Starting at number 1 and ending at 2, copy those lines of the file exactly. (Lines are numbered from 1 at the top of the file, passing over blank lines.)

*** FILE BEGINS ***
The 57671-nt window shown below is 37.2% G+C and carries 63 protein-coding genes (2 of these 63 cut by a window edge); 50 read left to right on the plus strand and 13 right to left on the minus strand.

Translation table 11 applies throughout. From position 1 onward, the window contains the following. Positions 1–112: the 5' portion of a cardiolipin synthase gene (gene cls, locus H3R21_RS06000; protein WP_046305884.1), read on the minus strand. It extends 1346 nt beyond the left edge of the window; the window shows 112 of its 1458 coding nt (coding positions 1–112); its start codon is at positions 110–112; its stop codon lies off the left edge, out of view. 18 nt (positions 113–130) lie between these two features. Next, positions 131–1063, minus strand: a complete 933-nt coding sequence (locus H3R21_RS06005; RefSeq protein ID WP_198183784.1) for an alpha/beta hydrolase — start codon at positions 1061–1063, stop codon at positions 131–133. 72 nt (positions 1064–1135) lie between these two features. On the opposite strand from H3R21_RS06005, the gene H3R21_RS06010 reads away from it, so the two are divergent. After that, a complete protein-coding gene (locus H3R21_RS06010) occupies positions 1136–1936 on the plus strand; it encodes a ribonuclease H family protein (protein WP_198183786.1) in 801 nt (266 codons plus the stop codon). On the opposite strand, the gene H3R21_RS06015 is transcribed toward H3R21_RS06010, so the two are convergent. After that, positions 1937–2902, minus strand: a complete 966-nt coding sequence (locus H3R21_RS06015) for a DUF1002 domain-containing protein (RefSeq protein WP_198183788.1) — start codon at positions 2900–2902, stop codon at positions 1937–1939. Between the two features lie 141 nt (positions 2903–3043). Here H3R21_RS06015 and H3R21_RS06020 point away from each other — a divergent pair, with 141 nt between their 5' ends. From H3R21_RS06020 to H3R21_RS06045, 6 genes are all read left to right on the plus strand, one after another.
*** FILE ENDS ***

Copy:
The 57671-nt window shown below is 37.2% G+C and carries 63 protein-coding genes (2 of these 63 cut by a window edge); 50 read left to right on the plus strand and 13 right to left on the minus strand.

Translation table 11 applies throughout. From position 1 onward, the window contains the following. Positions 1–112: the 5' portion of a cardiolipin synthase gene (gene cls, locus H3R21_RS06000; protein WP_046305884.1), read on the minus strand. It extends 1346 nt beyond the left edge of the window; the window shows 112 of its 1458 coding nt (coding positions 1–112); its start codon is at positions 110–112; its stop codon lies off the left edge, out of view. 18 nt (positions 113–130) lie between these two features. Next, positions 131–1063, minus strand: a complete 933-nt coding sequence (locus H3R21_RS06005; RefSeq protein ID WP_198183784.1) for an alpha/beta hydrolase — start codon at positions 1061–1063, stop codon at positions 131–133. 72 nt (positions 1064–1135) lie between these two features. On the opposite strand from H3R21_RS06005, the gene H3R21_RS06010 reads away from it, so the two are divergent. After that, a complete protein-coding gene (locus H3R21_RS06010) occupies positions 1136–1936 on the plus strand; it encodes a ribonuclease H family protein (protein WP_198183786.1) in 801 nt (266 codons plus the stop codon). On the opposite strand, the gene H3R21_RS06015 is transcribed toward H3R21_RS06010, so the two are convergent. After that, positions 1937–2902, minus strand: a complete 966-nt coding sequence (locus H3R21_RS06015) for a DUF1002 domain-containing protein (RefSeq protein WP_198183788.1) — start codon at positions 2900–2902, stop codon at positions 1937–1939. Between the two features lie 141 nt (positions 2903–3043). Here H3R21_RS06015 and H3R21_RS06020 point away from each other — a divergent pair, with 141 nt between their 5' ends. From H3R21_RS06020 to H3R21_RS06045, 6 genes are all read left to right on the plus strand, one after another.